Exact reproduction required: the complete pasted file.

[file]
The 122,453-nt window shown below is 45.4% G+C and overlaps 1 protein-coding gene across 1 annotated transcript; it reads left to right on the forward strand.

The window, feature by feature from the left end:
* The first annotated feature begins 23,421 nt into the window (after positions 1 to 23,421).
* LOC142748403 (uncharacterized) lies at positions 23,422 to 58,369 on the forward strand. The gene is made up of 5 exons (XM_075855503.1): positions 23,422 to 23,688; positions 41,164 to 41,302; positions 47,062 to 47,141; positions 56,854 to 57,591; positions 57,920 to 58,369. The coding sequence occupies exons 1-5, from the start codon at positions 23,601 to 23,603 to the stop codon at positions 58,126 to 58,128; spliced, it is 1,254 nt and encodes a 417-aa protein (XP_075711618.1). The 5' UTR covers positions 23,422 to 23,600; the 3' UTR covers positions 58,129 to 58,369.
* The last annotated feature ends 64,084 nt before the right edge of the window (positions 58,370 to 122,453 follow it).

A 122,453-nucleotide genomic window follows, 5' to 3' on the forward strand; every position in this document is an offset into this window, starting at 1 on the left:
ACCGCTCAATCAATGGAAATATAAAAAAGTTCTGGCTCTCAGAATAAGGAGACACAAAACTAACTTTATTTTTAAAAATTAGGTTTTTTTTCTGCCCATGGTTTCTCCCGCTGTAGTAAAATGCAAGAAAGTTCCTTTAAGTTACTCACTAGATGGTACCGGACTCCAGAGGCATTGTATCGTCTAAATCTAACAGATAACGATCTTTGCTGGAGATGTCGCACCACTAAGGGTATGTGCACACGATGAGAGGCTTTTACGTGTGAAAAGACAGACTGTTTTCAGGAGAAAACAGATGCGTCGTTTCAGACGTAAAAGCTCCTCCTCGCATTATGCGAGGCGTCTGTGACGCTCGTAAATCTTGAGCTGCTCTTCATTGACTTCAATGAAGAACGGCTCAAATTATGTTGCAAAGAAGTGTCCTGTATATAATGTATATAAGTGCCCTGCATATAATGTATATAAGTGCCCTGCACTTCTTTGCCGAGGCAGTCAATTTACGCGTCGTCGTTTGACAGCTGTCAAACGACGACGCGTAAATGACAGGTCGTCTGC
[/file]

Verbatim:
The 122,453-nt window shown below is 45.4% G+C and overlaps 1 protein-coding gene across 1 annotated transcript; it reads left to right on the forward strand.

The window, feature by feature from the left end:
* The first annotated feature begins 23,421 nt into the window (after positions 1 to 23,421).
* LOC142748403 (uncharacterized) lies at positions 23,422 to 58,369 on the forward strand. The gene is made up of 5 exons (XM_075855503.1): positions 23,422 to 23,688; positions 41,164 to 41,302; positions 47,062 to 47,141; positions 56,854 to 57,591; positions 57,920 to 58,369. The coding sequence occupies exons 1-5, from the start codon at positions 23,601 to 23,603 to the stop codon at positions 58,126 to 58,128; spliced, it is 1,254 nt and encodes a 417-aa protein (XP_075711618.1). The 5' UTR covers positions 23,422 to 23,600; the 3' UTR covers positions 58,129 to 58,369.
* The last annotated feature ends 64,084 nt before the right edge of the window (positions 58,370 to 122,453 follow it).

A 122,453-nucleotide genomic window follows, 5' to 3' on the forward strand; every position in this document is an offset into this window, starting at 1 on the left:
ACCGCTCAATCAATGGAAATATAAAAAAGTTCTGGCTCTCAGAATAAGGAGACACAAAACTAACTTTATTTTTAAAAATTAGGTTTTTTTTCTGCCCATGGTTTCTCCCGCTGTAGTAAAATGCAAGAAAGTTCCTTTAAGTTACTCACTAGATGGTACCGGACTCCAGAGGCATTGTATCGTCTAAATCTAACAGATAACGATCTTTGCTGGAGATGTCGCACCACTAAGGGTATGTGCACACGATGAGAGGCTTTTACGTGTGAAAAGACAGACTGTTTTCAGGAGAAAACAGATGCGTCGTTTCAGACGTAAAAGCTCCTCCTCGCATTATGCGAGGCGTCTGTGACGCTCGTAAATCTTGAGCTGCTCTTCATTGACTTCAATGAAGAACGGCTCAAATTATGTTGCAAAGAAGTGTCCTGTATATAATGTATATAAGTGCCCTGCATATAATGTATATAAGTGCCCTGCACTTCTTTGCCGAGGCAGTCAATTTACGCGTCGTCGTTTGACAGCTGTCAAACGACGACGCGTAAATGACAGGTCGTCTGC